Photokina 2014 highlights

SpaceX releases raw video footage of Falcon 9 landing

By

May 1, 2014

Even cleaned up, the video footage is in extremely poor condition

Even cleaned up, the video footage is in extremely poor condition

Image Gallery (5 images)

A picture is worth a thousand words, but not if the picture is a blurry, pixelated mess. That’s what SpaceX probably realized when it looked at the badly garbled video feed from the historic powered landing of a Falcon 9 booster last month. Having already had a go at cleaning up the video, the company has released the raw footage to the public in hopes of crowdsourcing the restoration effort.

The 28-second video shows the last moments of the Falcon 9 booster as it made a controlled, zero-velocity landing on the surface of the Atlantic Ocean on April 26. The landing was carried out after the rocket lifted the unmanned CRS-3 Dragon mission into orbit as part of a NASA contract to resupply the International Space Station.

After second-stage separation, the booster would normally have fallen back into the atmosphere to crash into the sea, but SpaceX equipped the Falcon 9 with a set of experimental landing legs. After separation, the booster fired its engine again for a re-entry burn. Then it deployed its legs and as it approached the surface of the ocean, it fired its engine for the last time to make a controlled soft landing at zero velocity as if on dry land. According to SpaceX founder Elon Musk, this had only a 50 percent chance of success, but telemetry readings indicated that the rocket did make a soft landing before the data feed was lost. Unfortunately, the video feed link turned out to be very weak and the landing itself was recorded as a turbulent jumble of visual noise.

Falcon 9's landing legs

“We’re trying to clean the video feed, so we have something that we can make sense of," in a press conference announcing the landing, Musk. We’re going to clean it up and post it on our website and try to crowdsource to see if people out there can make it even better.”

As part of this effort, SpaceX has posted both the raw and cleaned video files on its website and invites the public to have a go at fixing the video as part of a crowdsourcing effort. The company also invites the crowdsourcers to post their efforts on SpaceX’s Reddit page.

The videos below show the raw footage, and the initial effort at cleaning the footage.

Source: SpaceX



About the Author
David Szondy David Szondy is a freelance writer based in Monroe, Washington. An award-winning playwright, he has contributed to Charged and iQ magazine and is the author of the website Tales of Future Past.   All articles by David Szondy
4 Comments

This is the first colored 2 pixel movie I have seen. I laughed, I cried, it was better than casablanca.

Daishi
2nd May, 2014 @ 05:33 am PDT

Yes,

another part of their "successful" landing...

The more I learn about SpaceX the less impressed I am.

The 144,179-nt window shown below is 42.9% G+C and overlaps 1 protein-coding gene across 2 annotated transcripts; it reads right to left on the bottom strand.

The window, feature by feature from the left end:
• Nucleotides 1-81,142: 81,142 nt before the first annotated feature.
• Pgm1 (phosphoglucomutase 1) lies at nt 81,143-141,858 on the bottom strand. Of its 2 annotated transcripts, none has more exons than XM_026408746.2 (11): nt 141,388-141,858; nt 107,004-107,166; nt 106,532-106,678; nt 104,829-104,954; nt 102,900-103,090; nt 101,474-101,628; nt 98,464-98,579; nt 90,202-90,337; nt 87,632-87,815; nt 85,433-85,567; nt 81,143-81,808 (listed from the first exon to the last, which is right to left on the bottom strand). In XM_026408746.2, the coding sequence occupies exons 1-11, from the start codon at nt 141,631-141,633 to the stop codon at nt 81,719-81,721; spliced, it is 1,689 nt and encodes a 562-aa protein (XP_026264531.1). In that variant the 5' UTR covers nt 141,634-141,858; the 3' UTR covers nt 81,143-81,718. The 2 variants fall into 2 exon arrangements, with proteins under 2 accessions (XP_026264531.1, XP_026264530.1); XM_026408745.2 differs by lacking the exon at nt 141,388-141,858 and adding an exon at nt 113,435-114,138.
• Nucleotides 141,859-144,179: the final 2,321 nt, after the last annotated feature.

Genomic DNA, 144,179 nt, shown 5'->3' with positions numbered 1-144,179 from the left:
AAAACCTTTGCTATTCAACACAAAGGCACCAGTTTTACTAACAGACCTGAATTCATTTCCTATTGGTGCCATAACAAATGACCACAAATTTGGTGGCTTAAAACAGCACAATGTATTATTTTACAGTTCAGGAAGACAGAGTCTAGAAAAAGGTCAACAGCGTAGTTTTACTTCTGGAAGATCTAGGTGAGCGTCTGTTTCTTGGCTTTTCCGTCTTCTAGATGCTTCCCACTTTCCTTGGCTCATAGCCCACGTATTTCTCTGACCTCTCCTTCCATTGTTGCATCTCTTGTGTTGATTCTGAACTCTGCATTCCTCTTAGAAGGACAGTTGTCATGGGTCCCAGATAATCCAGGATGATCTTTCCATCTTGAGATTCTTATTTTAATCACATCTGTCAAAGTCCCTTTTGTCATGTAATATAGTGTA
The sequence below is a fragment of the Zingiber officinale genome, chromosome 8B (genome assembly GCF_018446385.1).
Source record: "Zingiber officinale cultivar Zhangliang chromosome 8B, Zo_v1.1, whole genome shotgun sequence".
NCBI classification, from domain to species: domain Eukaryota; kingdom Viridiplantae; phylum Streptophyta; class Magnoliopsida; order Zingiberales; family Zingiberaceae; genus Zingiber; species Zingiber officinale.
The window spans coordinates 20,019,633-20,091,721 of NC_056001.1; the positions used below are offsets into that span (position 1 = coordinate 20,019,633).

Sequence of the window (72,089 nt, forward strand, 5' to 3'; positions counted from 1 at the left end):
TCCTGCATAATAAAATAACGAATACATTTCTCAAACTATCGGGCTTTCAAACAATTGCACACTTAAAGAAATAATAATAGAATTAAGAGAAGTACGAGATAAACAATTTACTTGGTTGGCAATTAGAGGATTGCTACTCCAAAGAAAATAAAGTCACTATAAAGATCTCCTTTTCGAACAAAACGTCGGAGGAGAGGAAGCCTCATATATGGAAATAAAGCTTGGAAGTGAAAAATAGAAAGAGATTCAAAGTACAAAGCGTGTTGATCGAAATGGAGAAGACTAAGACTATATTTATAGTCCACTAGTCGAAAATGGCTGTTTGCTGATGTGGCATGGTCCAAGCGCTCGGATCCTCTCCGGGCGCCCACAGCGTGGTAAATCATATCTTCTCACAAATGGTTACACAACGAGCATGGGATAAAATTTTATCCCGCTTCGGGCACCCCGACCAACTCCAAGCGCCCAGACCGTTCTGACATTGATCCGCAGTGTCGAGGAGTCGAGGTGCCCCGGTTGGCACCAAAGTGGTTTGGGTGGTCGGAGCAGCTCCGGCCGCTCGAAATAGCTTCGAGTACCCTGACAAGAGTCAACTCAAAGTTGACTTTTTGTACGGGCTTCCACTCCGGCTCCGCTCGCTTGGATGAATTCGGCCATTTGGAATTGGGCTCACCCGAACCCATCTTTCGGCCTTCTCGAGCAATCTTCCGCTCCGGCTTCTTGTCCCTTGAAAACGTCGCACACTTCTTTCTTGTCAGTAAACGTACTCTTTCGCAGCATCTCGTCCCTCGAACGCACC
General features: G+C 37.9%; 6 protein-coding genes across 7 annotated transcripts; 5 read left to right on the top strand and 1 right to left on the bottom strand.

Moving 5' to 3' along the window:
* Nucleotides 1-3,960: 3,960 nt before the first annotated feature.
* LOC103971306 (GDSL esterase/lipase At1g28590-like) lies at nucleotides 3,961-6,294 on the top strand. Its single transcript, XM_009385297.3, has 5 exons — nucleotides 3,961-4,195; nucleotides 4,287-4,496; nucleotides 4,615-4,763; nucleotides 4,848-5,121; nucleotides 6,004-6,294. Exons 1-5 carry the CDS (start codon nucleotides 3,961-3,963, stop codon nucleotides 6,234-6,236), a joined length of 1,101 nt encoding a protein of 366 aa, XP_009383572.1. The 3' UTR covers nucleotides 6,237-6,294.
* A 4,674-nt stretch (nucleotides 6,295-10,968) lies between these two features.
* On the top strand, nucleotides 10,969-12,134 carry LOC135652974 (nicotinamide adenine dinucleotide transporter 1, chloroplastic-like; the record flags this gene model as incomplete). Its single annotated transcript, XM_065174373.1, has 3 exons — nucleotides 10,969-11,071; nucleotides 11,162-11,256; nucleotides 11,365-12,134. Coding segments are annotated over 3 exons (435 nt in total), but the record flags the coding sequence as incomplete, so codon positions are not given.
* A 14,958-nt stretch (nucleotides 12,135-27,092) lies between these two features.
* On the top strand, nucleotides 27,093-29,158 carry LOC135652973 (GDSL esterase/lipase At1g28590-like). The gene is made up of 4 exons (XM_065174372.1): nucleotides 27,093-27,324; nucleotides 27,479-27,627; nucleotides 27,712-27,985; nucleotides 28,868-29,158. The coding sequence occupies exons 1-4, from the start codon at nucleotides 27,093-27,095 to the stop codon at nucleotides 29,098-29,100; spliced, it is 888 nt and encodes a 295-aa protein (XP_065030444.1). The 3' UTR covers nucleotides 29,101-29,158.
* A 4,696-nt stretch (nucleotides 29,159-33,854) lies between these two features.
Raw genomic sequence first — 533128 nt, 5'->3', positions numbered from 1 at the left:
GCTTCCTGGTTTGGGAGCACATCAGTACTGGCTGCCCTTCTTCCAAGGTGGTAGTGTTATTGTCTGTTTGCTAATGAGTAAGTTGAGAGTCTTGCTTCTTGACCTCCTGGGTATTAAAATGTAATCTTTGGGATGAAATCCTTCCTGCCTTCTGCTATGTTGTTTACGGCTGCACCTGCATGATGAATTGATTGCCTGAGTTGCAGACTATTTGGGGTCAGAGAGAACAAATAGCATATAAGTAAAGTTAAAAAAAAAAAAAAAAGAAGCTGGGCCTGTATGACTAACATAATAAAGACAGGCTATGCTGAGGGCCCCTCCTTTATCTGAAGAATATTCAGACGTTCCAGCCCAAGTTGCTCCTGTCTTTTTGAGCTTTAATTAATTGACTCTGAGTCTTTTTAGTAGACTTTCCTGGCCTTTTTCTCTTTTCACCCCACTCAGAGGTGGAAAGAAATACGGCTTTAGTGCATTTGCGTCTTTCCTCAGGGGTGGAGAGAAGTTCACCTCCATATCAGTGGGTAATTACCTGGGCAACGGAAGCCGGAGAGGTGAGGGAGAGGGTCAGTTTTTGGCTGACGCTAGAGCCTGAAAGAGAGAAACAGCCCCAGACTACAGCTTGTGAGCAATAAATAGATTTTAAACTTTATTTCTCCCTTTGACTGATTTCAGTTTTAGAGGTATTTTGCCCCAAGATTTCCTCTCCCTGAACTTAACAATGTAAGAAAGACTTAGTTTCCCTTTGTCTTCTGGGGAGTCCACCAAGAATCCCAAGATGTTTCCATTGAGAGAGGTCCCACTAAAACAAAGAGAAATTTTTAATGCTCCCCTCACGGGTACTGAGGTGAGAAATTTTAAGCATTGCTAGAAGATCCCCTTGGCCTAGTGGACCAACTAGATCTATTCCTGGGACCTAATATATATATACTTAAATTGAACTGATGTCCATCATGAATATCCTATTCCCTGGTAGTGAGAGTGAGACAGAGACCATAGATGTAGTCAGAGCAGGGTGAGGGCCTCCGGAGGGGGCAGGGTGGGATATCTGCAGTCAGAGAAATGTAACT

It's like Steve Jobs in Space-

people keep acting like Musk is single-handedly responsible for everything.

With as much resources&manpower as he has at his disposal,

SpaceX should DEFINITELY be on the Moon by now...

Honestly,

we should be beyond Rockets for just launching

inanimate payloads into orbit.

Payloads CAN just be launched with technologies such as

rocket sled launch,air launch,mass drivers...

even Skyhooks!

Concepts such as the Magnetic Satellite Launch System

could have been built for less money with far more advancement than just refining dinosaur Rocketry...

If Musk is all about eliminating combustion engines,

why the heck is he sticking with the biggest&most wasteful

combustion engines of all?

Riddle me that!

Griffin
2nd May, 2014 @ 10:10 am PDT

First, Casablanca is one of the great movies of all time, so there! Next, if all they had trouble with is some crappy video then the test was still a success. Next time out will go much better. It is important to pick up the pace a bit since the Russian deputy Prime Minister made the crack about NASA looking into using a trampoline to get to the ISS. The fairly obvious point is that the shuttle was shut down a few years too early. It was never a smart idea to rely on just one system to get a crew & cargo to a LEO orbit and especially so with an uncertain and largely untrustworthy partner like the Russians.

StWils
2nd May, 2014 @ 10:48 am PDT

Well Mr Griffin... am I seeing you doing any of those clever suggestions.... I thought not...

Musk has not even a fraction of the resources available to the global rocket industry... yet, here he and his company is, giving us badly garbled images of something that has never even before in the history of the universe been considered to be possible, by anyone... ever, not even to mention attempting these utterly impossible feats of total impossibility...

So where does that put you on the technology ladder, exactly...

As far as Musk is concerned... the moon is low earth orbit.... so 70's , not even going to bother with it... shooting straight for that other thing.

Michiel Mitchell
4th May, 2014 @ 06:04 am PDT
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